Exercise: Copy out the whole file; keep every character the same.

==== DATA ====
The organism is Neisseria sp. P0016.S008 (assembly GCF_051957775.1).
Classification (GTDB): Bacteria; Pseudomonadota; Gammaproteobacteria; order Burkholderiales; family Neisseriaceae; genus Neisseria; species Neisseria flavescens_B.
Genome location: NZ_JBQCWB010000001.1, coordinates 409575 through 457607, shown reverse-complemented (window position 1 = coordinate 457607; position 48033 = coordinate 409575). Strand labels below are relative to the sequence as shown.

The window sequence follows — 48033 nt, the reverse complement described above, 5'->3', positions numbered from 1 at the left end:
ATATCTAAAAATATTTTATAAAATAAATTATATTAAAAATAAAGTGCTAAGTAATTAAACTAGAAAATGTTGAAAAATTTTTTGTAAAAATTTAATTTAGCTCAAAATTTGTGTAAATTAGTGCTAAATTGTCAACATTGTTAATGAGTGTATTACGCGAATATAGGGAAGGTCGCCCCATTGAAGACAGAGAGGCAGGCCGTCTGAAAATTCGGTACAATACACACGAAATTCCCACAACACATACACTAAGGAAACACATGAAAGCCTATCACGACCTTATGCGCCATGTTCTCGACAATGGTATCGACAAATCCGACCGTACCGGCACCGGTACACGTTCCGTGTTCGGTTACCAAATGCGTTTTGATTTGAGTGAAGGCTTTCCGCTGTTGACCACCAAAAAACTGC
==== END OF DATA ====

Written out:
The organism is Neisseria sp. P0016.S008 (assembly GCF_051957775.1).
Classification (GTDB): Bacteria; Pseudomonadota; Gammaproteobacteria; order Burkholderiales; family Neisseriaceae; genus Neisseria; species Neisseria flavescens_B.
Genome location: NZ_JBQCWB010000001.1, coordinates 409575 through 457607, shown reverse-complemented (window position 1 = coordinate 457607; position 48033 = coordinate 409575). Strand labels below are relative to the sequence as shown.

The window sequence follows — 48033 nt, the reverse complement described above, 5'->3', positions numbered from 1 at the left end:
ATATCTAAAAATATTTTATAAAATAAATTATATTAAAAATAAAGTGCTAAGTAATTAAACTAGAAAATGTTGAAAAATTTTTTGTAAAAATTTAATTTAGCTCAAAATTTGTGTAAATTAGTGCTAAATTGTCAACATTGTTAATGAGTGTATTACGCGAATATAGGGAAGGTCGCCCCATTGAAGACAGAGAGGCAGGCCGTCTGAAAATTCGGTACAATACACACGAAATTCCCACAACACATACACTAAGGAAACACATGAAAGCCTATCACGACCTTATGCGCCATGTTCTCGACAATGGTATCGACAAATCCGACCGTACCGGCACCGGTACACGTTCCGTGTTCGGTTACCAAATGCGTTTTGATTTGAGTGAAGGCTTTCCGCTGTTGACCACCAAAAAACTGC